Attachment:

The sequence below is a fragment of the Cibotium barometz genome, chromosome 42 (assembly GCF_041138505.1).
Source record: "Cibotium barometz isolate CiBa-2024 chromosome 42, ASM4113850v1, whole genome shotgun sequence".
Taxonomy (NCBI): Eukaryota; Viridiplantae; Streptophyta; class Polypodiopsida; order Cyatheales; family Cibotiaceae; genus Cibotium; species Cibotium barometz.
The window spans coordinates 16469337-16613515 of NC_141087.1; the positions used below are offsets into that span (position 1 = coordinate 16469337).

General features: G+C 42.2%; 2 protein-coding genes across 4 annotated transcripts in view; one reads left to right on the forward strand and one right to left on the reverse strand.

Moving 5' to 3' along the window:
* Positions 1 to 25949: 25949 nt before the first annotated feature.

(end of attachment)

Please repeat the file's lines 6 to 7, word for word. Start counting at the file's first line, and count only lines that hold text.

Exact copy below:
Moving 5' to 3' along the window:
* Positions 1 to 25949: 25949 nt before the first annotated feature.